Inside Syria

Syria: Who holds the key to Geneva II?

As world powers fail to set a date for the Geneva peace conference, we ask who could end the Syrian civil war.

Last updated: 10 Nov 2013 12:22
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It has been another week of setbacks when it comes to finding peace in Syria. World powers have again failed to set a date for an international peace conference aimed at ending the war.

After meeting senior diplomats in Geneva, UN envoy Lakhdar Brahimi said that organising the talks has been harder than expected. They were due to start later this month.

There isn’t one key anymore. We are talking about a very complex crisis that requires a very complex solution. But to open the door towards pathway of a solution we need many keys to that lock. The keys on the international level ... seem to be ready to open this door .... I think right now Iran and Saudi Arabia, more than any other country, are playing a regional cold war. And if this doesn’t stop, there will be no solution. There are no keys. We certainly need both of them to head towards peace talks … Both have to realise that neither of them can win.

Rim Turkmani, a member of the political office of Building the Syrian State

Brahimi has been meeting all sides, including Syrian President Bashar al-Assad. There appear to be several obstacles, such as the lack of consensus among world powers that back opposing sides in the fighting.

Last week, Saudi Arabia's foreign minister, Saud al-Faisal, accused Iran of military intervention in Syria.

"Syria is a land occupied by Iranian forces … The best test for Iran to prove its goodwill would be its withdrawal from Syria along with its Lebanese Hezbollah ally."

The Iranian government says it will take part in any peace talks on Syria without any preconditions.

"As we have already announced, we will accept no preconditions for participation in Geneva II, but our basic policy is supporting any political move in that respect," said the spokesperson for Iranian Foreign Minister Marzeih Afkham.

Mohammad Marandi, an associate professor of North American Studies at the University of Tehran, believes that the only way to reach a solution "is for all sides to put aside preconditions saying who can and who cannot be at the table. The Iranians have not set any preconditions without a doubt."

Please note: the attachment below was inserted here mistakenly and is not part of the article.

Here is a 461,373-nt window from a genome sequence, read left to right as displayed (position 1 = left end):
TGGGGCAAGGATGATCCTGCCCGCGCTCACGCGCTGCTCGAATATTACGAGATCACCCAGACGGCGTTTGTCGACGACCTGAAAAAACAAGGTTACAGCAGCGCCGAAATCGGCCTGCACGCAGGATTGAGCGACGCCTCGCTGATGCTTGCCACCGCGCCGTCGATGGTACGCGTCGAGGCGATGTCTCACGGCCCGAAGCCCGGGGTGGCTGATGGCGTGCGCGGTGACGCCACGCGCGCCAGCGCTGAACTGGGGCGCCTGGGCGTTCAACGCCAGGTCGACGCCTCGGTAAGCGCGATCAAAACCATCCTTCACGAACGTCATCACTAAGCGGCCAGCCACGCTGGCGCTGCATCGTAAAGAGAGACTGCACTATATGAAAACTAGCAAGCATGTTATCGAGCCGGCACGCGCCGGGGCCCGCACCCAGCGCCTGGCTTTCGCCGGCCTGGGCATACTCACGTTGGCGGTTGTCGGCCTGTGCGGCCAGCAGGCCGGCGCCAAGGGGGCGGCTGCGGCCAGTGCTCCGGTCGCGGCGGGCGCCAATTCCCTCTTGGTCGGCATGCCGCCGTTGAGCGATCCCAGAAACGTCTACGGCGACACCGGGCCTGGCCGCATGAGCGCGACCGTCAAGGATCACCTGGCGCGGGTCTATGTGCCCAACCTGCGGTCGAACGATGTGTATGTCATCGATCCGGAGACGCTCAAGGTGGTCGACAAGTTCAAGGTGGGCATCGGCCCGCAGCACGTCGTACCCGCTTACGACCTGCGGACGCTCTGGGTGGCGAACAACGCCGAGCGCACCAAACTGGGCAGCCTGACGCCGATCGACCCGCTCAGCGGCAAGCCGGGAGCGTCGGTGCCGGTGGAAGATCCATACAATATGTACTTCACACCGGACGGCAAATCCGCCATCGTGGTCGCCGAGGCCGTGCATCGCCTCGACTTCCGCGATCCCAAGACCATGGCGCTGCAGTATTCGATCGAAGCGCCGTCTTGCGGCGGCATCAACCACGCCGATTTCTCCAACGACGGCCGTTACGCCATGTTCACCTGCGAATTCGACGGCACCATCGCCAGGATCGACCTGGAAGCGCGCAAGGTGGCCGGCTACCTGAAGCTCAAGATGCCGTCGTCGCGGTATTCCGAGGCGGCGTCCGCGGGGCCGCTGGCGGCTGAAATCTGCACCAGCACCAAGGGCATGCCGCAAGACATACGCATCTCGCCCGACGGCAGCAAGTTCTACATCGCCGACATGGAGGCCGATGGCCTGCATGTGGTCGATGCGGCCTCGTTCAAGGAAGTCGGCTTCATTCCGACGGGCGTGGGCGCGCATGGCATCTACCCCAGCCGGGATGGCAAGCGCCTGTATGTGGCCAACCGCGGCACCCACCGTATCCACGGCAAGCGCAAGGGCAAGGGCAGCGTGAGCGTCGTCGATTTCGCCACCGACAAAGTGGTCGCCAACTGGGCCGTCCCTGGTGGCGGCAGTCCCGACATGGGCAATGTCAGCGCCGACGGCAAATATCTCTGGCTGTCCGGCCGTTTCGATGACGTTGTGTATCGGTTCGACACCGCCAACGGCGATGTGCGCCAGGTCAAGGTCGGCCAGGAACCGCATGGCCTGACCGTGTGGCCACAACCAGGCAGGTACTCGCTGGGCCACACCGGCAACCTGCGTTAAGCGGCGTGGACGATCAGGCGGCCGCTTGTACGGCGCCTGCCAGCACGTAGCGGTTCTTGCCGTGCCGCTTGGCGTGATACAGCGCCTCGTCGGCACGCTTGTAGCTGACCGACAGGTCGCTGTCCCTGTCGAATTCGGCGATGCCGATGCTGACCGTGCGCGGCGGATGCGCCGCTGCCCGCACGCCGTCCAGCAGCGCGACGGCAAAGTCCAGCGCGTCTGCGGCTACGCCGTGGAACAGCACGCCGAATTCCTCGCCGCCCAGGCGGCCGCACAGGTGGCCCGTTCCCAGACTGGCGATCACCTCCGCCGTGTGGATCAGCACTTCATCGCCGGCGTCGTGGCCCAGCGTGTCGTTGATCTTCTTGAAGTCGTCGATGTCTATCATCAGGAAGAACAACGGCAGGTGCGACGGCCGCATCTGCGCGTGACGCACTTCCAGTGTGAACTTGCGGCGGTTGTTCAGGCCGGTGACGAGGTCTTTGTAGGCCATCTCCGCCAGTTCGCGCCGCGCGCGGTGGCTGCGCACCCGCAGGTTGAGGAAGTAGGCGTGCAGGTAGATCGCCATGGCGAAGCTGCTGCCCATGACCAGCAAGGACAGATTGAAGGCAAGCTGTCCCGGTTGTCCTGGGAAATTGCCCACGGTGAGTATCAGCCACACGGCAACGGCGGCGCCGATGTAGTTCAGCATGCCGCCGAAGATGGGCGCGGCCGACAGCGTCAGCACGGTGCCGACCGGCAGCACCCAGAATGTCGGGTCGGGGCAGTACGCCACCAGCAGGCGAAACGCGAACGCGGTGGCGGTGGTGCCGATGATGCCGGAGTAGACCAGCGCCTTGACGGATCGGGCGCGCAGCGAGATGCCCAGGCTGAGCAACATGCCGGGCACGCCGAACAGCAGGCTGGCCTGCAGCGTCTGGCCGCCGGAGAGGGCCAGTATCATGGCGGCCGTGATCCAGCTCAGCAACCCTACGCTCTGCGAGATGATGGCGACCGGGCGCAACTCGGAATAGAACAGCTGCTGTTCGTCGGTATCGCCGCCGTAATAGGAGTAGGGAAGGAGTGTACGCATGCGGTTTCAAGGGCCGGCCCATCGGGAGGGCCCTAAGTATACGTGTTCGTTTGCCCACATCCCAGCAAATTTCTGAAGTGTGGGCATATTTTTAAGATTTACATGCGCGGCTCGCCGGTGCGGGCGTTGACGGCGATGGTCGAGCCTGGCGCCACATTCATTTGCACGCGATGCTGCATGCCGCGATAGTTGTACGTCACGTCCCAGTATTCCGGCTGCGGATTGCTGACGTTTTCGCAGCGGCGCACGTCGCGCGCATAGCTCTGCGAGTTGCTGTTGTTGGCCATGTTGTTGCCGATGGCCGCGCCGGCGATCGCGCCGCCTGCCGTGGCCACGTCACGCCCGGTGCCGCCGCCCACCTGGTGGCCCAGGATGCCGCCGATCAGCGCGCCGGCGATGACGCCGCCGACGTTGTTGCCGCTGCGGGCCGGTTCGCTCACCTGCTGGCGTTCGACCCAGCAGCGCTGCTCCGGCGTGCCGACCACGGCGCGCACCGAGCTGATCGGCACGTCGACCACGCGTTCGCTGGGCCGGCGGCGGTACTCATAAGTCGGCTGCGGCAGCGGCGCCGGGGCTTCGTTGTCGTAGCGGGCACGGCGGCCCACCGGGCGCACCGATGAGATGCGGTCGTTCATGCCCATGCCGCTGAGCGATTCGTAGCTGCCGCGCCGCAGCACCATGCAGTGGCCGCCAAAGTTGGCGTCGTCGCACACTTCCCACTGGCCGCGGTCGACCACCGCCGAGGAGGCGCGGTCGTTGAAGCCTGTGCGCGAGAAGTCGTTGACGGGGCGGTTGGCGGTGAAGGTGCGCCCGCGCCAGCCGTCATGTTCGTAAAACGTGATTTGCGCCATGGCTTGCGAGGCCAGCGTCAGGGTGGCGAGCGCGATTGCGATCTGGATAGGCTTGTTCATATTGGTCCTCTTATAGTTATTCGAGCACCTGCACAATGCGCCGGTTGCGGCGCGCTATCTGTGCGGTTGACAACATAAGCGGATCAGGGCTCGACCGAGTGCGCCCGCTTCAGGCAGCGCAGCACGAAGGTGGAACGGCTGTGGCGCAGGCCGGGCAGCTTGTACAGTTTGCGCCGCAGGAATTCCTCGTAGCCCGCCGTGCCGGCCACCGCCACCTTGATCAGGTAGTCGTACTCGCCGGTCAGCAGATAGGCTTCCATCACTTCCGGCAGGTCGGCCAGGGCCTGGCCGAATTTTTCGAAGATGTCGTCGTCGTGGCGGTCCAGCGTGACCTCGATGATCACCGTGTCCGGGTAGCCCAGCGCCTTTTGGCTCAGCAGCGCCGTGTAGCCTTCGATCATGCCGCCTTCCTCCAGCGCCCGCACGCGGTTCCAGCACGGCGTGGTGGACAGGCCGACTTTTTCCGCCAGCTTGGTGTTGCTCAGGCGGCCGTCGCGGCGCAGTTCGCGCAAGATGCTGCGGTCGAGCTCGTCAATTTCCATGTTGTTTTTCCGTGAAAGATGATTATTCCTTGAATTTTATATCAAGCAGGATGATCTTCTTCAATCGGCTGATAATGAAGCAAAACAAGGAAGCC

Russia has also reiterated its call for Iran to be present at any Syrian peace talks.

The Russian Foreign Minister Sergei Lavrov said: "All those with influence on the situation must certainly be invited to the conference. This includes all Syria's neighbours as well as countries of the Persian Gulf and also not only Arab countries but also Iran. And of course the UN Security Council permanent members, and other countries, including Turkey."

Syria's largest opposition group says it is still waiting for an official invitation by the UN to attend peace talks in Geneva. The Syrian National Coalition is meeting in Istanbul to discuss whether to attend the planned negotiations.

The group is opposed to negotiations with the Syrian government unless President al-Assad steps down.

"What we are looking for from Russians is to put pressure on the Syrian regime .... Before we arrive there were need to see some goodwill gestures from the Assad regime... If the Assad regime is serious about a political solution, it needs to start by giving the world some signs that it is actually serious about a political solution," explains Khaled Saleh, the spokesperson for the Syrian National Coalition.

So who holds the key to getting the Geneva II peace talks on Syria started?

To discuss this, Inside Syria presenter Jane Dutton is joined by guests: Hussein Shobokshi, a columnist at Asharq Alawsat, an international Arabic newspaper; Rim Turkmani, a member of the political office of Building the Syrian State - a political movement that calls for a democratic transition in the country; and Mohammad Marandi, an associate professor of North American Studies at the University of Tehran.

"Saudi Arabia ... is supporting the rebels, in Syria, the revolutionaries in Syria and of course and it wants an end to this massacre. But we cannot provide al-Assad with a carte blanche to continue this massacre. He has been given an extended lifeline while he should have been punished and stopped … Iran is part of the problem and not part of the solution."

Hussein Shobokshi, a columnist at Asharq Alawsat, an international Arabic newspaper


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